Cardiologists are cardiovascular disease specialists who are able to treat conditions that range from extreme hypertension and high cholesterol and issues with heart rhythm. They can also perform procedures that both assist in the diagnosis and treatment of several heart problems. Cardiologists may for example, administer stress tests to uncover cardiovascular disease, perform echocardiograms to identify heart holes or heart valve issues, and order heart monitoring to uncover rhythm problems such as atrial fibrillation.
In addition, to treat these specific problems, specialist cardiologists may perform procedures. In clogged arteries, interventional cardiologists can insert stents, close small holes in the heart and place advanced devices in the heart. Other cardiologists may perform rhythm treatment procedures such as atrial fibrillation ablation procedures or pacemaker implants or defibrillators to treat more severe heart rhythm problems.
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Cardiac surgeons come from a culture that is very distinctive. Surgeons enter a surgical residency which lasts from 5 to 7 years once they graduate from medical school. Following this general surgery internship (similar to the experience of cardiologists in general internal medicine), the cardiac surgeon spends an additional 2-4 years in the field of cardiac surgery training. The “general” cardiothoracic surgeon learns to operate on the chest and upper abdominal organs.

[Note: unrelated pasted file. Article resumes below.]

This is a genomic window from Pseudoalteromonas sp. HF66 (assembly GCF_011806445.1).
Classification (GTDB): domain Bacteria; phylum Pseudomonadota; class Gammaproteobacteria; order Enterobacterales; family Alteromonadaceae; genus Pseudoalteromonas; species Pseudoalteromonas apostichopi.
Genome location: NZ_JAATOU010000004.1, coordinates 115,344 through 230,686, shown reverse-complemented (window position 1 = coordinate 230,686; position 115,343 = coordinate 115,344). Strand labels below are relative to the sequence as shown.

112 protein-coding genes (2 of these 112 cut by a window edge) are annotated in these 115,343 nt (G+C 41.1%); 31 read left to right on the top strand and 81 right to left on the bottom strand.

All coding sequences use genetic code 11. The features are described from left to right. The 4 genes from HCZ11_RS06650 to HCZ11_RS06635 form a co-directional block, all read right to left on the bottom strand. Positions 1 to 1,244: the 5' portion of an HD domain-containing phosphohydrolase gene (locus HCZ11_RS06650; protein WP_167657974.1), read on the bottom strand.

The esophagus, the lungs, the heart, its vessels and valves, and the chest’s main major blood vessels, such as the aorta or pulmonary artery, are all functioning. As cardiac surgeons, these surgeons may choose to further specialise and restrict their practices to heart arteries and heart valves. Cardiothoracic surgeons typically perform their procedures through incisions that allow them, either by separating the breastbone or operating between the ribs, to operate within the chest.
While cardiothoracic surgeons can perform complicated repairs to the heart and its associated structures, the other significant difference is that they usually restrict their care of the patient to the time following the procedure and during recovery. Cardiologists also observe their patients for much longer periods, often to help track and manage longer-term cardiovascular problems in collaboration with a primary care physician.
Patients eventually benefit from the availability of all experts to help figure out therapies and technologies related to the growing complexities of cardiovascular disease.